Some banks are also being squeezed from the liability side of the balance sheet. Even before this latest episode, banks were losing deposits due to competition from higher yielding products (such as money market funds). When interest rates rise, banks are slow to raise the interest rates they pay on deposits, but quick to raise the rates they charge on loans. This allows them to earn a spread and explains why banks generally benefit from a rising interest rates environment.
Taking deposits is not just a line of business for banks, it is an important, usually cheap, source of funding. A deposit is effectively a loan to a bank. Smaller banks will probably be forced to pay higher interest rates to retain deposits that are now leaving for money market funds and larger (safer) banks. The higher cost of funding could further weigh on lending into the real economy.
Both the Fed and the ECB regularly survey banks to enquire about lending activity and in both cases, banks tightened lending standards in the fourth quarter, before the current episode. When the latest surveys are released, they are likely to show further caution on the part of banks.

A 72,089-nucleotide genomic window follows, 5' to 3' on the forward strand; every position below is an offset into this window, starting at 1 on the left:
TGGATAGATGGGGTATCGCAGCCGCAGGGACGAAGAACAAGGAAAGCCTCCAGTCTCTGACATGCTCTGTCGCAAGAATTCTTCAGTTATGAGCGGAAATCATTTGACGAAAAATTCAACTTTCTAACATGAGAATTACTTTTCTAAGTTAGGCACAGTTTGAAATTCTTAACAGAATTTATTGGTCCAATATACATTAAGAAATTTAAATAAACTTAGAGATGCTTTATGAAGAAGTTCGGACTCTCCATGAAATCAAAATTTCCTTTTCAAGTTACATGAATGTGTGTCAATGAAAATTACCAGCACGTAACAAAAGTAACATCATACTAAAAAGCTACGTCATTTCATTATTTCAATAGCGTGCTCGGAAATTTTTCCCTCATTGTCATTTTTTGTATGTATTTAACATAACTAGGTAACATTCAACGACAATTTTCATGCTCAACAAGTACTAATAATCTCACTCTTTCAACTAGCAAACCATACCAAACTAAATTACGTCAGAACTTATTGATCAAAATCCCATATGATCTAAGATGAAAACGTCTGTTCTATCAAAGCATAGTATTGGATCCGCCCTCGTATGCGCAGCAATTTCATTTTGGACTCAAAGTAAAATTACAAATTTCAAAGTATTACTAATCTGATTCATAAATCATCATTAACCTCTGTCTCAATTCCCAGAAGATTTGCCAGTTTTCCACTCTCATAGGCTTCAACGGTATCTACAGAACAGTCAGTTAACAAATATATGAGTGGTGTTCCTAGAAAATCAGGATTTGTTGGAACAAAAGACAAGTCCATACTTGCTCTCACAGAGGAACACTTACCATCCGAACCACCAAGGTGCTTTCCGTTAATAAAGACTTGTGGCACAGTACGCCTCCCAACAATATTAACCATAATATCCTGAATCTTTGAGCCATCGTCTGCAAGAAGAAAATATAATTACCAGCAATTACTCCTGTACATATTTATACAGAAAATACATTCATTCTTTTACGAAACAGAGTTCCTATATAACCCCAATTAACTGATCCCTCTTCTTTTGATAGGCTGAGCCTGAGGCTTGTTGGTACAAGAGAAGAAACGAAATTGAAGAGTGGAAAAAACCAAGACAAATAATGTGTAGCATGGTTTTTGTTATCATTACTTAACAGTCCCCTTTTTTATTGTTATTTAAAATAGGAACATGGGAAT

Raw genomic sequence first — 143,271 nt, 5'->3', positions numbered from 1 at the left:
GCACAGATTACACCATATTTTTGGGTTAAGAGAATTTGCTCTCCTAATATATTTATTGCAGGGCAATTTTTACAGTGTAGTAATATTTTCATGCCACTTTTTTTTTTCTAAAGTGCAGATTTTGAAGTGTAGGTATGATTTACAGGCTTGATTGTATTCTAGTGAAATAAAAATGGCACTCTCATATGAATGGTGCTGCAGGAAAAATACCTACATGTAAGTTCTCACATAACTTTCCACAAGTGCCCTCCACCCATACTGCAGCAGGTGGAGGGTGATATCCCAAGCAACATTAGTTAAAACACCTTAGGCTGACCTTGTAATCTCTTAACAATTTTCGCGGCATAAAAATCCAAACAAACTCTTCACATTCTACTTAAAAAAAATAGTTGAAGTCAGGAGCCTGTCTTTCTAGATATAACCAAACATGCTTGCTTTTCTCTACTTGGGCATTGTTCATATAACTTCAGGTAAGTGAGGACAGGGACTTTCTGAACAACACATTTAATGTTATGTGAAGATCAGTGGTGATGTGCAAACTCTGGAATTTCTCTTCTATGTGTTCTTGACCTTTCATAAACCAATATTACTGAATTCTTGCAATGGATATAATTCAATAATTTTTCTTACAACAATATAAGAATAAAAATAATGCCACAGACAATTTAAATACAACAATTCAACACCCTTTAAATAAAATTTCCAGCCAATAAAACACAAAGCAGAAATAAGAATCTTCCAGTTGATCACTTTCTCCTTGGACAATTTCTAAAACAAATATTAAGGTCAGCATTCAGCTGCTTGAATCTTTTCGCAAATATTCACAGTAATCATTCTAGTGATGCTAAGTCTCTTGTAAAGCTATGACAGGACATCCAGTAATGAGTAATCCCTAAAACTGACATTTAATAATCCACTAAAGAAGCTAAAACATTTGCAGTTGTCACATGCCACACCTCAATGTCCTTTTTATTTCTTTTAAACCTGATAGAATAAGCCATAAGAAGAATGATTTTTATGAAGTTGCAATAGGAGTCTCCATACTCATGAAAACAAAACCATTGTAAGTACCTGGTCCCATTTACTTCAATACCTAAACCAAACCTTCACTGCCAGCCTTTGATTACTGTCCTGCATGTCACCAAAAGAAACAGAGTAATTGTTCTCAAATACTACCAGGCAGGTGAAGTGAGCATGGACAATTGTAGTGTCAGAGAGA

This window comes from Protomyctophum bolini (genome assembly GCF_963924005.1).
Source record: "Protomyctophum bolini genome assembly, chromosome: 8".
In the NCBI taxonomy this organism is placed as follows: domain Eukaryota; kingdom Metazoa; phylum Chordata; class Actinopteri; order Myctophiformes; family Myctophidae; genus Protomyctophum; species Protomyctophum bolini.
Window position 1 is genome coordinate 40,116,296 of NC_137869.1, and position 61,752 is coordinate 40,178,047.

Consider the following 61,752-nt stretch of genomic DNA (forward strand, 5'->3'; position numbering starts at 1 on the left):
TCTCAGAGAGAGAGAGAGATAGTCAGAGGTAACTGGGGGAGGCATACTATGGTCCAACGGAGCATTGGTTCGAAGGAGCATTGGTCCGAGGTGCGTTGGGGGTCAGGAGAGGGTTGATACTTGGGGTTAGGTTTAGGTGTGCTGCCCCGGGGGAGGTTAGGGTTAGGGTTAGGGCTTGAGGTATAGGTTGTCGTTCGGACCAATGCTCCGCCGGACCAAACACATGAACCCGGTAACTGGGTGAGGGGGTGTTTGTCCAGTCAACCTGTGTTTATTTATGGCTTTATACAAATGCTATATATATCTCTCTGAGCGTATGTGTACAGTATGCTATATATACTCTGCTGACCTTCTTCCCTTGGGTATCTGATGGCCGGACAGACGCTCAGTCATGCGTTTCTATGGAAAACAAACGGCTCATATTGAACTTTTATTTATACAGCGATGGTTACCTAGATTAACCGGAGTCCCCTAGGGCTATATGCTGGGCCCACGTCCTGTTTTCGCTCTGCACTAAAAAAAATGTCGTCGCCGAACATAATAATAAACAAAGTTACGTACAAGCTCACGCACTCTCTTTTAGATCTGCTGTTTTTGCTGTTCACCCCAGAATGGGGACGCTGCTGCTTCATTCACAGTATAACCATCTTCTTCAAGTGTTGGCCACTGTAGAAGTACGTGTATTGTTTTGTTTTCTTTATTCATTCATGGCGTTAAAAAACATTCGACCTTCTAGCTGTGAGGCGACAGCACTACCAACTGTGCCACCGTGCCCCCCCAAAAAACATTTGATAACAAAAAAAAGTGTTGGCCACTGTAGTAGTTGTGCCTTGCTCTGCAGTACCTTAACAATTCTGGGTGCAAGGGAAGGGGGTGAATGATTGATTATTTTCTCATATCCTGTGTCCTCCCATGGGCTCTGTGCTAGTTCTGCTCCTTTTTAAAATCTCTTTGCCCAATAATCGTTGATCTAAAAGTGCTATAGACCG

Chart 3: US Federal Reserve loan officer survey
Source: Refinitiv Datastream
The combination of higher interest rates, widening spreads on loans and tighter bank lending standards is likely to put pressure on economic activity. This is what central banks needed to cool inflation, and they remain committed to doing so.
However, the fog of uncertainty probably means a more cautious approach in the months ahead as central banks, the Fed in particular, try to disentangle the various effects of banking stress on credit, growth and inflation.